Negotiations will start.

          Listen to this carefully. This is how it’s done.

          • boyo says:

            Oh yeah, another point.

            Trade wars in the past seemed to be about who’s dick was bigger. No one ever wanted to flinch. It was always trade war above negotiation until the shooting match started (was planned).

            Negotiations will commence shortly.

          • Nailbanger says:

            Definitely, was just noting to Rellik about how this thing will impact our greedy blue politicians and their pet projects

    14. Steel Toes says:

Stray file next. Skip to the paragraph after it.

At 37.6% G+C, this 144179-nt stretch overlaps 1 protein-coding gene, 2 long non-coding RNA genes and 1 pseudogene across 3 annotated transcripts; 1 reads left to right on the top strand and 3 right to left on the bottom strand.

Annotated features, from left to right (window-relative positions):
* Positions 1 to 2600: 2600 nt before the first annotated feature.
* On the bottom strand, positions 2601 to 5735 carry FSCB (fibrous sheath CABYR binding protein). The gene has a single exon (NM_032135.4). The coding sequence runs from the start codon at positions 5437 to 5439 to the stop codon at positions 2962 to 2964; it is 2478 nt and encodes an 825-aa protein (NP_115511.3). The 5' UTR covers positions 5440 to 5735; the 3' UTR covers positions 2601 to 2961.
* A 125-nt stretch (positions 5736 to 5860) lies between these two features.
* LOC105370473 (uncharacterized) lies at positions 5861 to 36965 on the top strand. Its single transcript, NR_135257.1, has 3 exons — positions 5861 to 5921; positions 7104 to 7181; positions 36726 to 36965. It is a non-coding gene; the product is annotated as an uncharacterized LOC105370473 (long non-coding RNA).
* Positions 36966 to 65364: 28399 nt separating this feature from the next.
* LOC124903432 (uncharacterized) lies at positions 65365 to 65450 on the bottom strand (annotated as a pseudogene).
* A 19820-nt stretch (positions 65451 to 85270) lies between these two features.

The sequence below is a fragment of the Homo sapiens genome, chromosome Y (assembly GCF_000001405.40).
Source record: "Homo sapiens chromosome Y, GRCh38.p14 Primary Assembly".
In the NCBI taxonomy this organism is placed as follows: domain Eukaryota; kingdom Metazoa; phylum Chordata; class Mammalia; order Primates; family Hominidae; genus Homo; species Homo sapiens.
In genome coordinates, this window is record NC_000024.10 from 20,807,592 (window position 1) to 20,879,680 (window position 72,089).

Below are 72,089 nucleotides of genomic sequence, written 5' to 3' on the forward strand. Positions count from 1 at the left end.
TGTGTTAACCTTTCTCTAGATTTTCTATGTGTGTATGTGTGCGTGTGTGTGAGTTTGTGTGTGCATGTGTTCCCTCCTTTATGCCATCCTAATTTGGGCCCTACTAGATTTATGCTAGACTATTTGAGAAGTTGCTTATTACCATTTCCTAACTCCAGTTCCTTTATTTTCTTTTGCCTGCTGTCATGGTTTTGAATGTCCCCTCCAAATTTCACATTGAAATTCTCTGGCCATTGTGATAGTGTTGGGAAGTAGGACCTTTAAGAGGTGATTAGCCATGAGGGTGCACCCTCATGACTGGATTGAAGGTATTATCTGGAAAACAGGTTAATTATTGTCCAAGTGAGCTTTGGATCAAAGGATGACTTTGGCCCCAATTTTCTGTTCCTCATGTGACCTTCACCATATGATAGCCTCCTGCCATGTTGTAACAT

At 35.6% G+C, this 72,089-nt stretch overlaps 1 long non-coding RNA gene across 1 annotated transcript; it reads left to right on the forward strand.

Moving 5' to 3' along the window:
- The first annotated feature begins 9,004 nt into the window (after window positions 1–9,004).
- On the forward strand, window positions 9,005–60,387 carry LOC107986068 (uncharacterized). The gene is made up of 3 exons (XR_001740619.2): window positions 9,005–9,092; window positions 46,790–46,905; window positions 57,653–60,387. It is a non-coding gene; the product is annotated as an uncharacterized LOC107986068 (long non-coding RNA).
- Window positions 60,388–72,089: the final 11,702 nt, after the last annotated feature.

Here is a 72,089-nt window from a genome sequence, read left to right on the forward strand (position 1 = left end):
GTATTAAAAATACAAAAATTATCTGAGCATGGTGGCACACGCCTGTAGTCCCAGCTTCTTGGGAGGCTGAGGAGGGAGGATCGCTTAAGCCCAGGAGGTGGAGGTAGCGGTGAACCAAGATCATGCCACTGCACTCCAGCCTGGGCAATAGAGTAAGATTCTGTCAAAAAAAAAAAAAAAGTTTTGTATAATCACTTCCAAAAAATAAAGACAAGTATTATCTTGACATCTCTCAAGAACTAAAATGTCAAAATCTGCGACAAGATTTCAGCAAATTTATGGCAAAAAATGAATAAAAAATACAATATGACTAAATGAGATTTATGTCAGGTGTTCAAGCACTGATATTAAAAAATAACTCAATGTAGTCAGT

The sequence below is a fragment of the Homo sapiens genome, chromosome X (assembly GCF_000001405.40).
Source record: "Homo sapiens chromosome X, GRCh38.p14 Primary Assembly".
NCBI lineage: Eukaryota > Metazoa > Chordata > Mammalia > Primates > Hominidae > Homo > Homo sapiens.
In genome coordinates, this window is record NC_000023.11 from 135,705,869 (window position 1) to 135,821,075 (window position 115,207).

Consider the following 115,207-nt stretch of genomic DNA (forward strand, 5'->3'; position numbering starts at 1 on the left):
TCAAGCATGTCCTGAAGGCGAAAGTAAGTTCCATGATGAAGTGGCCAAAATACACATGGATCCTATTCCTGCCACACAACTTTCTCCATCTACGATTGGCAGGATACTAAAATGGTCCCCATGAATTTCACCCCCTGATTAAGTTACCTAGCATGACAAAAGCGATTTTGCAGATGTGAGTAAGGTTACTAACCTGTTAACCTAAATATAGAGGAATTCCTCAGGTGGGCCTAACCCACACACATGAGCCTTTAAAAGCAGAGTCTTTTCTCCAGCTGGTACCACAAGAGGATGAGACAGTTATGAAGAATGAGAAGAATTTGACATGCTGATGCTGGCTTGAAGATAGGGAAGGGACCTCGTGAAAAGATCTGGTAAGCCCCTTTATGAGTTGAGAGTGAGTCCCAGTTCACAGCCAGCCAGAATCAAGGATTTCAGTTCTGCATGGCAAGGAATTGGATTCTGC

In pure communism only the rulers have the guns.

      In the U.S. the rulers have a tougher time bringing on their communism, but it’s still communism. Nothing left, but the shootin’.

    15. Suckered says:

      The Constitution says that the states shall use gold and silver coins for payment of debts. You can look it up if you doubt it. Keynesian steel be damned.

      Constitution you say. What’s that?

      Whatever happened to Randolph Scott and …That was when, in the movies, the bad guys carried their six guns in the open and their saddle gun on their horses. White hatters did the same. But not to worry the commies are working hard to confiscate all firearms.

      Then won’t be no need for steel for guns or tracks for tanks other than for the commies and they are the rulers, don’t cha know. Pure when commies start shooting.

    16. Anonymous says:

      the problem is cheap chinese steel which is poor quality undercutting better quality steel from USA & UK